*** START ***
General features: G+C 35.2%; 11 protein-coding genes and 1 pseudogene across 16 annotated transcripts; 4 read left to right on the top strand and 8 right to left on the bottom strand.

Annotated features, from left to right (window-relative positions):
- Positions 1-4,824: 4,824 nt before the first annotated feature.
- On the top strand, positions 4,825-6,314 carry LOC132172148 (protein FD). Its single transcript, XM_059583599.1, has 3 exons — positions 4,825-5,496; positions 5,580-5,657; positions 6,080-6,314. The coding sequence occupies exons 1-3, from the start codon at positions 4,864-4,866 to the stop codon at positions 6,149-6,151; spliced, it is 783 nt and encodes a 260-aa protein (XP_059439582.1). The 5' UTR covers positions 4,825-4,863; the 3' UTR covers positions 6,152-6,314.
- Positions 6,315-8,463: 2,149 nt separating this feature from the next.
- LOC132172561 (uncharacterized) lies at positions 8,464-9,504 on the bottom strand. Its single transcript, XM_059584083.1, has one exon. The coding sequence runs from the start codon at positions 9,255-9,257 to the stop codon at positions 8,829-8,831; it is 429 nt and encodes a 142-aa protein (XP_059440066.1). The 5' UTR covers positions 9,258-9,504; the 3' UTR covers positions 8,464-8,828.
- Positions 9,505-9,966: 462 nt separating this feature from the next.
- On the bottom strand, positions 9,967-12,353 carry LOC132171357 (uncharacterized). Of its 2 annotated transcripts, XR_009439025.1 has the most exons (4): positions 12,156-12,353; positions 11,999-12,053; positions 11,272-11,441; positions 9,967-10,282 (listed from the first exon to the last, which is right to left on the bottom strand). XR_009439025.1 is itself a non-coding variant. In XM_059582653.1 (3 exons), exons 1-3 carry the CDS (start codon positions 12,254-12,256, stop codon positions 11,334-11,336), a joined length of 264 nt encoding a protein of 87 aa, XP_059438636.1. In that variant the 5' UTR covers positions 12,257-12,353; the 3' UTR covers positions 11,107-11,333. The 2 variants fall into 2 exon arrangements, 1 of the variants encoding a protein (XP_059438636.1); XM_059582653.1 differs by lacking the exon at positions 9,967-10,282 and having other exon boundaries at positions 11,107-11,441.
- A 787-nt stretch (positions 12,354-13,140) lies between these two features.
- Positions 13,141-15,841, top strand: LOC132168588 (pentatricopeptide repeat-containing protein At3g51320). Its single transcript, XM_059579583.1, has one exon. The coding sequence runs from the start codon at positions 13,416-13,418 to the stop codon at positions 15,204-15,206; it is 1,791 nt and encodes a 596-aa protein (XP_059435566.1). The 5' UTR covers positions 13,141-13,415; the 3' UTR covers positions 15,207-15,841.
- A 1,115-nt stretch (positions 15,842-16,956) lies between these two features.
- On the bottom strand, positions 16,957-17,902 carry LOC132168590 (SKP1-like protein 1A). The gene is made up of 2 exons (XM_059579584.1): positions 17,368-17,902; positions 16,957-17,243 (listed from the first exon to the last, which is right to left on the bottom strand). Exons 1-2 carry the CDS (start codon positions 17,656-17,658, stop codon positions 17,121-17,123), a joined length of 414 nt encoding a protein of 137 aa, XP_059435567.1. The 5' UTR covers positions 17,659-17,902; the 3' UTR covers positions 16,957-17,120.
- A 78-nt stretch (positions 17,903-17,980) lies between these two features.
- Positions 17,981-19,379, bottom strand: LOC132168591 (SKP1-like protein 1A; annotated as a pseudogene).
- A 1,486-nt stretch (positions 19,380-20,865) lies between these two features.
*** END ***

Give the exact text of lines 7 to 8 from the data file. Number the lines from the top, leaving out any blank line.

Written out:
- Positions 9,505-9,966: 462 nt separating this feature from the next.
- On the bottom strand, positions 9,967-12,353 carry LOC132171357 (uncharacterized). Of its 2 annotated transcripts, XR_009439025.1 has the most exons (4): positions 12,156-12,353; positions 11,999-12,053; positions 11,272-11,441; positions 9,967-10,282 (listed from the first exon to the last, which is right to left on the bottom strand). XR_009439025.1 is itself a non-coding variant. In XM_059582653.1 (3 exons), exons 1-3 carry the CDS (start codon positions 12,254-12,256, stop codon positions 11,334-11,336), a joined length of 264 nt encoding a protein of 87 aa, XP_059438636.1. In that variant the 5' UTR covers positions 12,257-12,353; the 3' UTR covers positions 11,107-11,333. The 2 variants fall into 2 exon arrangements, 1 of the variants encoding a protein (XP_059438636.1); XM_059582653.1 differs by lacking the exon at positions 9,967-10,282 and having other exon boundaries at positions 11,107-11,441.